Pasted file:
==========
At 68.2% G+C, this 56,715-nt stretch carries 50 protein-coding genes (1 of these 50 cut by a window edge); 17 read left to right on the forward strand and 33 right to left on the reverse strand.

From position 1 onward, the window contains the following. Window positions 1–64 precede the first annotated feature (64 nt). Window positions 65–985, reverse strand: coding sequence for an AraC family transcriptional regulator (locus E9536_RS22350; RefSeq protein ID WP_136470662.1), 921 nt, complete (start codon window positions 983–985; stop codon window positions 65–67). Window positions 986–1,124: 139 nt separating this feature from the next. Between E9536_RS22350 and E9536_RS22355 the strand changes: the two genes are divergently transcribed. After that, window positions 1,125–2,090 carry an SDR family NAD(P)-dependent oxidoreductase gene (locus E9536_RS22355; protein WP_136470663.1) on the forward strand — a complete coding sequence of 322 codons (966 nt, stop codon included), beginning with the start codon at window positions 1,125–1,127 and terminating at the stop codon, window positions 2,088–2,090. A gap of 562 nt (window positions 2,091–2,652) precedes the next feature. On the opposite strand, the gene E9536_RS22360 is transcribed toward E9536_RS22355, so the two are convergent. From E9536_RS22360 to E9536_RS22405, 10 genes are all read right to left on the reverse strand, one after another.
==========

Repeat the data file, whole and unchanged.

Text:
At 68.2% G+C, this 56,715-nt stretch carries 50 protein-coding genes (1 of these 50 cut by a window edge); 17 read left to right on the forward strand and 33 right to left on the reverse strand.

From position 1 onward, the window contains the following. Window positions 1–64 precede the first annotated feature (64 nt). Window positions 65–985, reverse strand: coding sequence for an AraC family transcriptional regulator (locus E9536_RS22350; RefSeq protein ID WP_136470662.1), 921 nt, complete (start codon window positions 983–985; stop codon window positions 65–67). Window positions 986–1,124: 139 nt separating this feature from the next. Between E9536_RS22350 and E9536_RS22355 the strand changes: the two genes are divergently transcribed. After that, window positions 1,125–2,090 carry an SDR family NAD(P)-dependent oxidoreductase gene (locus E9536_RS22355; protein WP_136470663.1) on the forward strand — a complete coding sequence of 322 codons (966 nt, stop codon included), beginning with the start codon at window positions 1,125–1,127 and terminating at the stop codon, window positions 2,088–2,090. A gap of 562 nt (window positions 2,091–2,652) precedes the next feature. On the opposite strand, the gene E9536_RS22360 is transcribed toward E9536_RS22355, so the two are convergent. From E9536_RS22360 to E9536_RS22405, 10 genes are all read right to left on the reverse strand, one after another.